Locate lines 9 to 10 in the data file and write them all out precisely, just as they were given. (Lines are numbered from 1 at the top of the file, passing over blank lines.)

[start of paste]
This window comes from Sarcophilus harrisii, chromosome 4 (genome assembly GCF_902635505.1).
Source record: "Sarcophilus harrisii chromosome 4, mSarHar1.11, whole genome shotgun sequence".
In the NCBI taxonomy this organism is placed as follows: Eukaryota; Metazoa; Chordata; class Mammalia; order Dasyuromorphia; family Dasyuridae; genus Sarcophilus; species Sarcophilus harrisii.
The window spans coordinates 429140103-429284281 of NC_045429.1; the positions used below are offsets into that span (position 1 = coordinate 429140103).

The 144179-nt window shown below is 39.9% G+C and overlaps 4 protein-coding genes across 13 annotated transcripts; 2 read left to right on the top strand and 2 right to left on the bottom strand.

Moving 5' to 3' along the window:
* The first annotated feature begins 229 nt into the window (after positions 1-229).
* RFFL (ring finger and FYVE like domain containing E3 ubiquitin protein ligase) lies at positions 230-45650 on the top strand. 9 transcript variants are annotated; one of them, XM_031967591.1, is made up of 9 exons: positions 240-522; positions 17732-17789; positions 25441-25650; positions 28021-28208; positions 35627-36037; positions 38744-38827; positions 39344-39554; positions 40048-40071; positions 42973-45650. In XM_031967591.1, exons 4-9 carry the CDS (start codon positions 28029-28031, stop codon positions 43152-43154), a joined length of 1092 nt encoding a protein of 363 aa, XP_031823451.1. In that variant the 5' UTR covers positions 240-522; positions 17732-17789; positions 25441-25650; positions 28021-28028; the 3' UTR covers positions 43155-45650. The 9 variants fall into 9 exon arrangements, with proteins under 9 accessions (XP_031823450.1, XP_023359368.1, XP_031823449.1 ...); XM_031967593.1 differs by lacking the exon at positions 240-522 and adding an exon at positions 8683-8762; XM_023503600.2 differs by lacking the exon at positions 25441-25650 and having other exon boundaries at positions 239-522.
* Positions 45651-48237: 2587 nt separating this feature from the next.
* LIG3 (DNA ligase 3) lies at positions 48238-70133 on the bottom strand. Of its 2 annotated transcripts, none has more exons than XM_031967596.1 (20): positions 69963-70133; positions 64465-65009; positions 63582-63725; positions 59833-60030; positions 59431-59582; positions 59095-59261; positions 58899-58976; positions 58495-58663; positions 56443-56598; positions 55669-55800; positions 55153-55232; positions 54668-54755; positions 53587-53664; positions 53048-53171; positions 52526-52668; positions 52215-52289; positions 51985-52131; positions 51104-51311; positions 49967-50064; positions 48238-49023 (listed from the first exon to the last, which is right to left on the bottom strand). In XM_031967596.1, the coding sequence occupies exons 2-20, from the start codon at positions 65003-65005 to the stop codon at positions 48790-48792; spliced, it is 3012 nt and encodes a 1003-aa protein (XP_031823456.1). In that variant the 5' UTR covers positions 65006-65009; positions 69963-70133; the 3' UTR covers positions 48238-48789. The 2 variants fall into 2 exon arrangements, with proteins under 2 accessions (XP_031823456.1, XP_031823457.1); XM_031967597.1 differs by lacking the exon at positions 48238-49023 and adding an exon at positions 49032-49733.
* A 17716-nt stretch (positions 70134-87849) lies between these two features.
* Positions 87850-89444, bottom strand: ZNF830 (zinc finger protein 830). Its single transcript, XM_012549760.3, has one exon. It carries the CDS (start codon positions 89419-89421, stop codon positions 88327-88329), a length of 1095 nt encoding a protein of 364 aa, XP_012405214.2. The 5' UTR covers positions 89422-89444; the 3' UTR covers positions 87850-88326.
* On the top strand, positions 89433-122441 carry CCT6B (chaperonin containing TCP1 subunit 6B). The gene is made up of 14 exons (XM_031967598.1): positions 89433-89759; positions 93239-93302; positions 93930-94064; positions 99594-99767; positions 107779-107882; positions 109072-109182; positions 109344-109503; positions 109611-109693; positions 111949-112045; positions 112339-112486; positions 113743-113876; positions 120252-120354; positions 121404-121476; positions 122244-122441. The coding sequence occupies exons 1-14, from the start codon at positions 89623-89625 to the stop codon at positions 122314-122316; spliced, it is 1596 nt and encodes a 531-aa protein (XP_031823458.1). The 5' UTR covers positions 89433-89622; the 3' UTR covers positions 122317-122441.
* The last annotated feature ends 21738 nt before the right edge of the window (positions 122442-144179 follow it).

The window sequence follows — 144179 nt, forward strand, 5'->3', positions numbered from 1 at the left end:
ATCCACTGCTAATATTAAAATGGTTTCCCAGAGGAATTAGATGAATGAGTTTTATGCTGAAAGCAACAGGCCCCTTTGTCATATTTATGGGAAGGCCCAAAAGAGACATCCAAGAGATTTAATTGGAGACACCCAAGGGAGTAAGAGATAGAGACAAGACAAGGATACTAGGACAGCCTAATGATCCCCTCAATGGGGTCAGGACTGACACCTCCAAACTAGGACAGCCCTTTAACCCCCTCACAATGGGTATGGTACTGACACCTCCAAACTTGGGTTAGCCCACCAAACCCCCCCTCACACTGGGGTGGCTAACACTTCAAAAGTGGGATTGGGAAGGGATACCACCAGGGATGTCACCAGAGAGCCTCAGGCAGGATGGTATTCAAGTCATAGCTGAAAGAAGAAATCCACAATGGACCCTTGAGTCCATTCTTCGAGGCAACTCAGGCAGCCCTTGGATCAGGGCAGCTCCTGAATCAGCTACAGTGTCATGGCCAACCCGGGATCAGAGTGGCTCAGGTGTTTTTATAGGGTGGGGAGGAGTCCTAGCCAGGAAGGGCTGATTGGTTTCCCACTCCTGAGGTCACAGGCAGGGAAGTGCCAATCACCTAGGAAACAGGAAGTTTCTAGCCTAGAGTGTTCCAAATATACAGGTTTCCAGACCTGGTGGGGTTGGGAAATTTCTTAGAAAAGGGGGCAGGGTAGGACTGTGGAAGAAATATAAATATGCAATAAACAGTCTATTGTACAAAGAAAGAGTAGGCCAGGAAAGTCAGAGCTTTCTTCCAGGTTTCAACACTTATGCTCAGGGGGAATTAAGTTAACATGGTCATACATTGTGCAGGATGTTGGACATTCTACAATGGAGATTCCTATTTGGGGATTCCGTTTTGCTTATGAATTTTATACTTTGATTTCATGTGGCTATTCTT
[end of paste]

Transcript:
* Positions 45651-48237: 2587 nt separating this feature from the next.
* LIG3 (DNA ligase 3) lies at positions 48238-70133 on the bottom strand. Of its 2 annotated transcripts, none has more exons than XM_031967596.1 (20): positions 69963-70133; positions 64465-65009; positions 63582-63725; positions 59833-60030; positions 59431-59582; positions 59095-59261; positions 58899-58976; positions 58495-58663; positions 56443-56598; positions 55669-55800; positions 55153-55232; positions 54668-54755; positions 53587-53664; positions 53048-53171; positions 52526-52668; positions 52215-52289; positions 51985-52131; positions 51104-51311; positions 49967-50064; positions 48238-49023 (listed from the first exon to the last, which is right to left on the bottom strand). In XM_031967596.1, the coding sequence occupies exons 2-20, from the start codon at positions 65003-65005 to the stop codon at positions 48790-48792; spliced, it is 3012 nt and encodes a 1003-aa protein (XP_031823456.1). In that variant the 5' UTR covers positions 65006-65009; positions 69963-70133; the 3' UTR covers positions 48238-48789. The 2 variants fall into 2 exon arrangements, with proteins under 2 accessions (XP_031823456.1, XP_031823457.1); XM_031967597.1 differs by lacking the exon at positions 48238-49023 and adding an exon at positions 49032-49733.